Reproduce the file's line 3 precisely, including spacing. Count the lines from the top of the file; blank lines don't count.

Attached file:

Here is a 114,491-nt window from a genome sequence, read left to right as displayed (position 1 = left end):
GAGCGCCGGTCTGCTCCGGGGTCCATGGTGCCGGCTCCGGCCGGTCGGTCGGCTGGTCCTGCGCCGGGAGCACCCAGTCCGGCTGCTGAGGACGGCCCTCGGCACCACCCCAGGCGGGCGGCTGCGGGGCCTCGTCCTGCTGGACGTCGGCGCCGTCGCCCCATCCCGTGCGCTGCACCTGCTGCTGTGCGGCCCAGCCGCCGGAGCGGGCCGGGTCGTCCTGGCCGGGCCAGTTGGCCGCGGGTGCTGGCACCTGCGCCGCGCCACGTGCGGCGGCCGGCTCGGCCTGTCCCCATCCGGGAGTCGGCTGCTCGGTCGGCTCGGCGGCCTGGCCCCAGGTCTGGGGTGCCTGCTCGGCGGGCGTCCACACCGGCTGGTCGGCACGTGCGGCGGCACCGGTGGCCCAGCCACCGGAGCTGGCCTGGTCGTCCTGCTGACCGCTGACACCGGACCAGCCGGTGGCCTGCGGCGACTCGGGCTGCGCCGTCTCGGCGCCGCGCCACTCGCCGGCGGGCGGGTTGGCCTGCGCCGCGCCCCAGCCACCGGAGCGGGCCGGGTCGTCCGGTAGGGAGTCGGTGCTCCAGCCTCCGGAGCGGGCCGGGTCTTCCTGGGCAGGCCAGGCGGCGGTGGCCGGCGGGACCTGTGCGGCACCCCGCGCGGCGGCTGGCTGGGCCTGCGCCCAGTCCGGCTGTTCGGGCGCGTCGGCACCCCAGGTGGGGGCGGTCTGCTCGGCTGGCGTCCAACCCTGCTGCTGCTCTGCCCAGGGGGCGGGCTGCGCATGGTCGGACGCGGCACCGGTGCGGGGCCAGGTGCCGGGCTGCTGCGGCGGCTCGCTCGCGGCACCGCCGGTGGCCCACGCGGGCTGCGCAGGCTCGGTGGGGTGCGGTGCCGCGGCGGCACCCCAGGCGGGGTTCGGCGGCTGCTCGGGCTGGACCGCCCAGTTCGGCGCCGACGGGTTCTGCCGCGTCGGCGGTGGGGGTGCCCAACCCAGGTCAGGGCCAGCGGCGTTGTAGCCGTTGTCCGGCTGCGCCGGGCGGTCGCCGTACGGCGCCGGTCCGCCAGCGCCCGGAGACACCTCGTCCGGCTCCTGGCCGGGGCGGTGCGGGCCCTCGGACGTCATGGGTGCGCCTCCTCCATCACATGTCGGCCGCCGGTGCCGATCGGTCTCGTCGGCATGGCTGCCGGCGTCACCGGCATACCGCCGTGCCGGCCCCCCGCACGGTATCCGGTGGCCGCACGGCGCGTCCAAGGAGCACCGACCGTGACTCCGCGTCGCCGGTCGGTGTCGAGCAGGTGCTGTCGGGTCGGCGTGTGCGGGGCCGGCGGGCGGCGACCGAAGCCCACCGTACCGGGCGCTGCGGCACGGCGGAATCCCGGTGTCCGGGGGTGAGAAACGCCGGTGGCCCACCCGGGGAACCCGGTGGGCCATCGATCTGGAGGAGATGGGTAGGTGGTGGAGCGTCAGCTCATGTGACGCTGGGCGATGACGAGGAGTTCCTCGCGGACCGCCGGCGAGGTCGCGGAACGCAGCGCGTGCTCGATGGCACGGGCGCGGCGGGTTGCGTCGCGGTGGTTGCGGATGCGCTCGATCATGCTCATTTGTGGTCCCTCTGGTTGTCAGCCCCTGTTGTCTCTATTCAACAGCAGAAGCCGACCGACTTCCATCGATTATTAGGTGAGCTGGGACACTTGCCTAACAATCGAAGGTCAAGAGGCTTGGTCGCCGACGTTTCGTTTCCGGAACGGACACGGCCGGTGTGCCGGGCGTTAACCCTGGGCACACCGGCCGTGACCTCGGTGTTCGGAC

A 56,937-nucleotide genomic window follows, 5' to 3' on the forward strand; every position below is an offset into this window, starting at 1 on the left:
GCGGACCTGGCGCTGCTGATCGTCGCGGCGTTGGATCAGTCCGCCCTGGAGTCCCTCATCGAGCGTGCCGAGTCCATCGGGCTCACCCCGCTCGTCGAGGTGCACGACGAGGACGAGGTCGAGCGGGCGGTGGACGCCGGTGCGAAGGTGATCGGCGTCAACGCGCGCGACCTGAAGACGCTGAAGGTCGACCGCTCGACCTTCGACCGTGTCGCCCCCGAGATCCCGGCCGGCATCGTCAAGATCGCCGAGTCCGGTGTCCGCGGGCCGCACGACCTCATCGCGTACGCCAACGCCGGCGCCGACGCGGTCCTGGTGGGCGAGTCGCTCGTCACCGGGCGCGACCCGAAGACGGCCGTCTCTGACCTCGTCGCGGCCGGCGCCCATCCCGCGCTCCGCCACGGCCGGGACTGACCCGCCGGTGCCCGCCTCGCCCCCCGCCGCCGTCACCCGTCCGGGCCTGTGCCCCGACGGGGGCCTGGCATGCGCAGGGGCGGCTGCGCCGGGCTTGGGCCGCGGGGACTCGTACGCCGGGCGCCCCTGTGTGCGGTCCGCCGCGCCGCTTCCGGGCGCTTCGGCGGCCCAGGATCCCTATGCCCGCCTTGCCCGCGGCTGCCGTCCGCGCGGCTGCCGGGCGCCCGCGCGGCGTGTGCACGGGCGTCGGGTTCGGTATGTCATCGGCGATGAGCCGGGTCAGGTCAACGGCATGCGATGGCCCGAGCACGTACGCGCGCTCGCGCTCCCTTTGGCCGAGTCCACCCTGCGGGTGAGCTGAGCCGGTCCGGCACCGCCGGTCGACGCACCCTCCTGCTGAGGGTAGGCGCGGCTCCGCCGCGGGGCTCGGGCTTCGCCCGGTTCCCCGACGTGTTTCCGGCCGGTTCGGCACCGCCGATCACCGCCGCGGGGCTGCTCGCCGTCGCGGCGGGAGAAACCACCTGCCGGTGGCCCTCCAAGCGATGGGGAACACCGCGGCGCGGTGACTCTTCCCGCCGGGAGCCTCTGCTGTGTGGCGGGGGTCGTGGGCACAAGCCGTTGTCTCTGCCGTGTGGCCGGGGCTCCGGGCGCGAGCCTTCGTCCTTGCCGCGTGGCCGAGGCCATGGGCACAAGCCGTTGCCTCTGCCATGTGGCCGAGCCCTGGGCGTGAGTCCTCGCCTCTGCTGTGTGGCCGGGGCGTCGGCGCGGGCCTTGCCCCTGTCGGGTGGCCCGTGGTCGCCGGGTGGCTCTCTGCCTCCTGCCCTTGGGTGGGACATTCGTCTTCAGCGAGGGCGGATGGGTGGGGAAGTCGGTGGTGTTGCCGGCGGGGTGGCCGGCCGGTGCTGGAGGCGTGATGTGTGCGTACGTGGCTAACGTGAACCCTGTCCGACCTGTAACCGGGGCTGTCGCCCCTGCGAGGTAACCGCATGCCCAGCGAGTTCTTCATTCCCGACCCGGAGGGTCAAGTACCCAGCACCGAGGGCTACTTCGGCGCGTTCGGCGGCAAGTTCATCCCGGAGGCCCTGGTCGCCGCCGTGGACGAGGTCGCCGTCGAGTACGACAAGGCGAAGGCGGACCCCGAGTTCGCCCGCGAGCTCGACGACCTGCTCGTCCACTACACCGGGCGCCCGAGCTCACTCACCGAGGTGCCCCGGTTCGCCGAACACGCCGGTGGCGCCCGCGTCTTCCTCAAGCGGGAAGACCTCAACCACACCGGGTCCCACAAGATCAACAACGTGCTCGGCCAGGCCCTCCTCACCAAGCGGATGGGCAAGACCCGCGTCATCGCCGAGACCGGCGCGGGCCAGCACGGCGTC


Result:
A 56,937-nucleotide genomic window follows, 5' to 3' on the forward strand; every position below is an offset into this window, starting at 1 on the left: